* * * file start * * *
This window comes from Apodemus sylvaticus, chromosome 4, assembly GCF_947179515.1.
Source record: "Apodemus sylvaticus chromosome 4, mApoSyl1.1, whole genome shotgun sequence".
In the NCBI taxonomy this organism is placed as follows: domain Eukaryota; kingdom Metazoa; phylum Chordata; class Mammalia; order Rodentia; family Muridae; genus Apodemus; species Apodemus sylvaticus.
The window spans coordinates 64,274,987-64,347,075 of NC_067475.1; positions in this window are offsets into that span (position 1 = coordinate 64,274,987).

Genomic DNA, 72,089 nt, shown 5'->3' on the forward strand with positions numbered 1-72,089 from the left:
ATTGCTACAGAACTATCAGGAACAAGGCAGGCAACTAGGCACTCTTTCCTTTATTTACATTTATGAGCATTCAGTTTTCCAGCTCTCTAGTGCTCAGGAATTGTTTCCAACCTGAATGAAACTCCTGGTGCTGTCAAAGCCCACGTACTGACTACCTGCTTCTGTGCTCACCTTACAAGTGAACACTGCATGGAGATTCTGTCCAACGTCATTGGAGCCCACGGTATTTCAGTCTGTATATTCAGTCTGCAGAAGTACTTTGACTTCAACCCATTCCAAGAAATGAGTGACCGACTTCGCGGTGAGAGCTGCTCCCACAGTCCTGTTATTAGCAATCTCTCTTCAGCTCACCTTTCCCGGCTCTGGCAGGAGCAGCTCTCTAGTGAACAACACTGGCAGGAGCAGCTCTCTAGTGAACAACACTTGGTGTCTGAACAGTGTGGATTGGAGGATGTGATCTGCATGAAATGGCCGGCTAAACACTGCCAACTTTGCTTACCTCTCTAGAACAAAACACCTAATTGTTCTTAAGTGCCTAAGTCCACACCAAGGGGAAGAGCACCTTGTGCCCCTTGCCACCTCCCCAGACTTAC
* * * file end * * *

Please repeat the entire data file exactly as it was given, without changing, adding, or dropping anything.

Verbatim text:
This window comes from Apodemus sylvaticus, chromosome 4, assembly GCF_947179515.1.
Source record: "Apodemus sylvaticus chromosome 4, mApoSyl1.1, whole genome shotgun sequence".
In the NCBI taxonomy this organism is placed as follows: domain Eukaryota; kingdom Metazoa; phylum Chordata; class Mammalia; order Rodentia; family Muridae; genus Apodemus; species Apodemus sylvaticus.
The window spans coordinates 64,274,987-64,347,075 of NC_067475.1; positions in this window are offsets into that span (position 1 = coordinate 64,274,987).

Genomic DNA, 72,089 nt, shown 5'->3' on the forward strand with positions numbered 1-72,089 from the left:
ATTGCTACAGAACTATCAGGAACAAGGCAGGCAACTAGGCACTCTTTCCTTTATTTACATTTATGAGCATTCAGTTTTCCAGCTCTCTAGTGCTCAGGAATTGTTTCCAACCTGAATGAAACTCCTGGTGCTGTCAAAGCCCACGTACTGACTACCTGCTTCTGTGCTCACCTTACAAGTGAACACTGCATGGAGATTCTGTCCAACGTCATTGGAGCCCACGGTATTTCAGTCTGTATATTCAGTCTGCAGAAGTACTTTGACTTCAACCCATTCCAAGAAATGAGTGACCGACTTCGCGGTGAGAGCTGCTCCCACAGTCCTGTTATTAGCAATCTCTCTTCAGCTCACCTTTCCCGGCTCTGGCAGGAGCAGCTCTCTAGTGAACAACACTGGCAGGAGCAGCTCTCTAGTGAACAACACTTGGTGTCTGAACAGTGTGGATTGGAGGATGTGATCTGCATGAAATGGCCGGCTAAACACTGCCAACTTTGCTTACCTCTCTAGAACAAAACACCTAATTGTTCTTAAGTGCCTAAGTCCACACCAAGGGGAAGAGCACCTTGTGCCCCTTGCCACCTCCCCAGACTTAC